Why Geph was rewritten in Rust?

I wonder what was the line of reasoning in deciding to rewrite the project from Go to Rust? I'm interested in this matter as both are modern languages, designed with different goals but are usually compared against each other.

Arguments on Rust:

  • No GC, manual and strict memory management
  • Better performance
  • Unstable libraries and fewer server tools
  • Difficult to learn and slow to code (?)

Arguments on Go:

  • Easier to learn and faster to code-up and reach to a working solution
  • Good concurrency model
  • Good server libraries and tools
  • GC therefore random hiccups
  • Being a Google project therefore having potential of getting abandoned

Now in the context of a privacy-oriented VPN app, I'm really eager to know your experience on short-comings of Go and general comments on your decision :D

No GC, manual and strict memory management

That's actually false. Rust has automatic memory management just like Go, and unlike C: you don't need to manually allocate and deallocate memory. It's more accurate to describe Rust has having compile-time memory management, rather than runtime memory management, just like the distinction between static and dynamic typing (while manual memory management would be analogous to writing assembly without types). I never found memory management in Rust any more diffcult than in Go.

Difficult to learn and slow to code

I would disagree with this. Rust is definitely a little harder to learn, but once I got the hang of it I was much more productive in Rust than Go. This is because Rust is often much more expressive than Go. For example, to sum up the squares of a slice of items in Rust I just need to do

some_slice.map(|x| x * x).sum()

while in Go I need something like

accum := 0
for _, value := range someSlice {
    accum += value * value

Go also has no language-level prevention of race conditions, resource leaks, etc, and forgetting to defer in the right place, lock the right mutex, etc often causes horrible consequences.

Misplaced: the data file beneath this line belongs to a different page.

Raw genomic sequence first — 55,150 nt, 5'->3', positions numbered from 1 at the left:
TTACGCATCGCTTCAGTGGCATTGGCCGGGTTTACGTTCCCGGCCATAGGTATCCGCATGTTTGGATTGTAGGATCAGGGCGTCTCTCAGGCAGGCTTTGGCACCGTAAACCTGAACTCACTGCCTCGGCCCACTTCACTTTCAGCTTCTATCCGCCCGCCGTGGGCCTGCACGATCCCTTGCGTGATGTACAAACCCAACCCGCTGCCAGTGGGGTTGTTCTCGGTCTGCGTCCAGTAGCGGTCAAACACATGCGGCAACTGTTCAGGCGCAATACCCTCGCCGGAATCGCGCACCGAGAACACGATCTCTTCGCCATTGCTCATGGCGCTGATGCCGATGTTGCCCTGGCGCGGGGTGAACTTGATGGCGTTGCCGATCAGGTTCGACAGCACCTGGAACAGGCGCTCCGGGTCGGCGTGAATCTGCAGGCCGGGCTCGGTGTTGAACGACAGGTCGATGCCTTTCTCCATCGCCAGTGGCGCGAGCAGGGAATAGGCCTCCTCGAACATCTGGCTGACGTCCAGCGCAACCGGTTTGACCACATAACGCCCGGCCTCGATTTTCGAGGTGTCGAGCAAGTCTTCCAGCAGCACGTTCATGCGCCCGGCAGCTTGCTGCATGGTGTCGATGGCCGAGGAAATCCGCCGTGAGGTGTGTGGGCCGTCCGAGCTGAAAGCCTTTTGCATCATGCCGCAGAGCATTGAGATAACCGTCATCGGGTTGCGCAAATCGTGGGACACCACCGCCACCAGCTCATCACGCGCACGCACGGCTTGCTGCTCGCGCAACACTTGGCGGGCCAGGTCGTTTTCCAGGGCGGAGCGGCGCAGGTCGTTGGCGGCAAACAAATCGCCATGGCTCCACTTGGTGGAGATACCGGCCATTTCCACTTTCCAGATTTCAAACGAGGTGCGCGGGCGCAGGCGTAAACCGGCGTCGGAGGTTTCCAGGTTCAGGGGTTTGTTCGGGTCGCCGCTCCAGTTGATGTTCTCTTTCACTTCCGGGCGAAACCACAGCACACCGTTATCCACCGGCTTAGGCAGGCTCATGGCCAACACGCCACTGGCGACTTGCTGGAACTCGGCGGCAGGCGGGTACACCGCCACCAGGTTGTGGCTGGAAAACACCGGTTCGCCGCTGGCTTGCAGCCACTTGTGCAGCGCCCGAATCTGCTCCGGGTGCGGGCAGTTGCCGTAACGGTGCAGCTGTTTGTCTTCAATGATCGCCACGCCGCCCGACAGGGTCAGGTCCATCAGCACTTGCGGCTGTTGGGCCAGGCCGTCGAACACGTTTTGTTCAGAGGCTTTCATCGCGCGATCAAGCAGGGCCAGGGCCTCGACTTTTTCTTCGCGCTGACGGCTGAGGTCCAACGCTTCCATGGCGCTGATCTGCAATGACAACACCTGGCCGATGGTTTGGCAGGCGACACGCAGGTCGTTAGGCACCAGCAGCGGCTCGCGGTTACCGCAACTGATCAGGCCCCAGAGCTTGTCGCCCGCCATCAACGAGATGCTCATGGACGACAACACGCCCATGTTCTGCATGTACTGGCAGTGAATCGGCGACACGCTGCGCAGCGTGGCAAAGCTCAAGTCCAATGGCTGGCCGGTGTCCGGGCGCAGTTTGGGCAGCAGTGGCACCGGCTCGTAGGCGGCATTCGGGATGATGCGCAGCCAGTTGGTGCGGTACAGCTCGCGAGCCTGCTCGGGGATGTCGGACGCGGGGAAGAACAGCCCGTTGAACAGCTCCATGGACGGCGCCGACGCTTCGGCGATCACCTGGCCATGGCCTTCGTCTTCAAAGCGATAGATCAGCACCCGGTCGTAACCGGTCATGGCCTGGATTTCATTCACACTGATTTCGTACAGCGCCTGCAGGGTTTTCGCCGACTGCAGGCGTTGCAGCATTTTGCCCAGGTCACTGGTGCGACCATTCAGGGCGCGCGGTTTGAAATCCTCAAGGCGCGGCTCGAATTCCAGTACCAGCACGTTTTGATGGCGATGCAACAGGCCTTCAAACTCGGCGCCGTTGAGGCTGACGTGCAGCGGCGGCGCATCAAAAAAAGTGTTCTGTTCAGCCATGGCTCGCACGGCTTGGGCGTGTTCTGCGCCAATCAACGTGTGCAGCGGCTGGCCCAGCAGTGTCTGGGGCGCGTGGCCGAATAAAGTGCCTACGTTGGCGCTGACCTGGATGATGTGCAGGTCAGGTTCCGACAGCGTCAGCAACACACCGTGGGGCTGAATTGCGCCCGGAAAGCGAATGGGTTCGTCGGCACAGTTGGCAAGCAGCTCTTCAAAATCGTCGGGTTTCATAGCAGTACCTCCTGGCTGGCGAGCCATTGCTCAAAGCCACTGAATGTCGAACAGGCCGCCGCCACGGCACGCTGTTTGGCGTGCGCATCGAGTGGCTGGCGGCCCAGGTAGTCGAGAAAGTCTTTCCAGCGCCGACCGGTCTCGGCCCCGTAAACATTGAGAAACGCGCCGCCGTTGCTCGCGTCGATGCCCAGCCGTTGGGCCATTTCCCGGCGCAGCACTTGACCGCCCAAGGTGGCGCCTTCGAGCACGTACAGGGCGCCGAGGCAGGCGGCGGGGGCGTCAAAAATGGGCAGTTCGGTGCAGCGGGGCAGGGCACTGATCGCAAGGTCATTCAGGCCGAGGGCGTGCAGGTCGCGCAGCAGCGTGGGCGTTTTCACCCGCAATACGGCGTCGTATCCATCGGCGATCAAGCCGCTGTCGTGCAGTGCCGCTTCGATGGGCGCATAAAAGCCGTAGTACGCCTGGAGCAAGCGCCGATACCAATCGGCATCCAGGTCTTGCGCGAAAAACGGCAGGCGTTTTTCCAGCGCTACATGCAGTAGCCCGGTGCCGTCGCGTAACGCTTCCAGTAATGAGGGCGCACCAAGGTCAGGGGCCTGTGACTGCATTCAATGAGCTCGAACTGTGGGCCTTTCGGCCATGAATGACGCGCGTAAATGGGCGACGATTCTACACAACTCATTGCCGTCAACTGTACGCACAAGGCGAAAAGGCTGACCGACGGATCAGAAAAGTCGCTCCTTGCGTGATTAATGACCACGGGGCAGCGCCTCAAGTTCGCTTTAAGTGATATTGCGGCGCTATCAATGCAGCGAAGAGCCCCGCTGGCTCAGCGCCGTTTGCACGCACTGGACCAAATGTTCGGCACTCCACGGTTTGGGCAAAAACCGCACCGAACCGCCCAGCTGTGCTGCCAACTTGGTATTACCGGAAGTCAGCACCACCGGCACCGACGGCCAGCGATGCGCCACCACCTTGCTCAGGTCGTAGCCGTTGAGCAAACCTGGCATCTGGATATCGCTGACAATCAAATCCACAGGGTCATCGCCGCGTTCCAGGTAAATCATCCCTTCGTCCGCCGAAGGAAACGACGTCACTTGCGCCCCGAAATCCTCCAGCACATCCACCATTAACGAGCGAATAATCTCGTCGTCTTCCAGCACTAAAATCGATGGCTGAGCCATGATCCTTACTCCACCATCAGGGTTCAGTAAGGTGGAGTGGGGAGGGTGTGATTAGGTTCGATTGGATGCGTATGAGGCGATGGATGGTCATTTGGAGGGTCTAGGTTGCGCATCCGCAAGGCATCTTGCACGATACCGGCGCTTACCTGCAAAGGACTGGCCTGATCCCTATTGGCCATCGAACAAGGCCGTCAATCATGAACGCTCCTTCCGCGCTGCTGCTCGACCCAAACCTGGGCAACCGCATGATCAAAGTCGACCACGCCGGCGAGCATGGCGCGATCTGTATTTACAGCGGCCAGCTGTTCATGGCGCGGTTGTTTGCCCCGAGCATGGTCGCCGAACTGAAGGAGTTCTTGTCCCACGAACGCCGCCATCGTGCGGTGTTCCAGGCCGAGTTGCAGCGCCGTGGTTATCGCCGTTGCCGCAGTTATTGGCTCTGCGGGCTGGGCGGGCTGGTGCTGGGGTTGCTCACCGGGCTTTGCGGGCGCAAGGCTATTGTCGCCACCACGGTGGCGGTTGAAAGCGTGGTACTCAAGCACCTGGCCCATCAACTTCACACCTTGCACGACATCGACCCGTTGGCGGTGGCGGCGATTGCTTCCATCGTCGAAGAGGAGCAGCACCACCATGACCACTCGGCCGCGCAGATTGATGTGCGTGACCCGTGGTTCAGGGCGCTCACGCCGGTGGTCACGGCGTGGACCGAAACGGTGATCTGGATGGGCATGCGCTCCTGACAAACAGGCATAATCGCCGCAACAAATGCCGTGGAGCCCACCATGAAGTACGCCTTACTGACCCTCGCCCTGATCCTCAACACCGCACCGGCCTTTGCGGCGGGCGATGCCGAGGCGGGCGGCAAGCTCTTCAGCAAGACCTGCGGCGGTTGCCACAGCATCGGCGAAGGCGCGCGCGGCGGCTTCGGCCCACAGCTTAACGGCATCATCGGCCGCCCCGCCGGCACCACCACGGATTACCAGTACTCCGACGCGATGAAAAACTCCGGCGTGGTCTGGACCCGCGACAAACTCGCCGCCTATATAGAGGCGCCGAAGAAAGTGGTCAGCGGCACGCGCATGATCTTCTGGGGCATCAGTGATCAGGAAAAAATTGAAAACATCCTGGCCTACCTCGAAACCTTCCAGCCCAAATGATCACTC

As for Go, it is deceptively easy to learn, but extremely amenable to hard-to-maintain spaghetti code if you don't rigorously document everything, due to things like the lack of generics, a statement-oriented rather than expression-oriented design leading to the use of a lot of dummy variables like accum above, etc.

Go's concurrency model, as a language, is also horribly overrated. First of all, anything Go can do, Rust can also do with libraries like async-channel, except with a more expressive type system and language.

I also think that Rust's async model, despite the immature libraries at the moment, is one of the best ways of organizing highly concurrent, high-reliability network code (perhaps second to Erlang). For example, let's say you want to do "get webpage 1 and webpage 2 simultaneously, returning the first one that responded, and cancel if the whole thing takes too long". In Rust it'll just be

use smol::prelude::*;
use smol_timeout::TimeoutExt


Doing the same in Go would require spinning at least 2 more goroutines, setting up channels to cancel, etc, and it would be nontrivial to clean up your goroutines in all possible scenarios. In Rust all that is handled automatically.

The only advantages of Go in my experiences are more libraries and (much) faster compilation time. But Geph is largely designed from the ground up (it doesn't even use TLS in its core logic), and Rust's powerful language features mean you get a correct program in much less compile-debug cycles than Go, so on balance Rust is much more suitable for Geph than Go.


Thank you very much for sharing your experience! Much appreciated!

1- Personally, I know a little C to get by, and no C++. Do you recommend to first master C or C++ then move on to Rust? Or do both in parallel?

2- How much did it take for you to do it in Rust? Was it your first project in Rust? How did you learn it? The official rust-book?

About the async part, there is this thread:

I think fzf being faster than skim is related to goroutines performing better.

  1. I would say that you don't need to know C or C++. I don't know much C++ and haven't written much C outside of school.

  2. This isn't my first project in Rust, but it's the first production project I wrote in Rust. I learned Rust in a few weeks by reading the Rust book and implementing little things.

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As I mentioned, Rust's strength in async is not actually performance, but rather expressivity. One of the strengths of Go is an extremely optimized asynchronous runtime (courtesy of massive amounts of work done by Google), but that's really the compiler and not the language itself. For example, channels in Go are extremely optimized and tightly integrated with the scheduler, and they are still a bit faster than the best Rust asynchronous channel implementations. I'd expect Rust async runtimes to catch up to Go as the async ecosystem matures.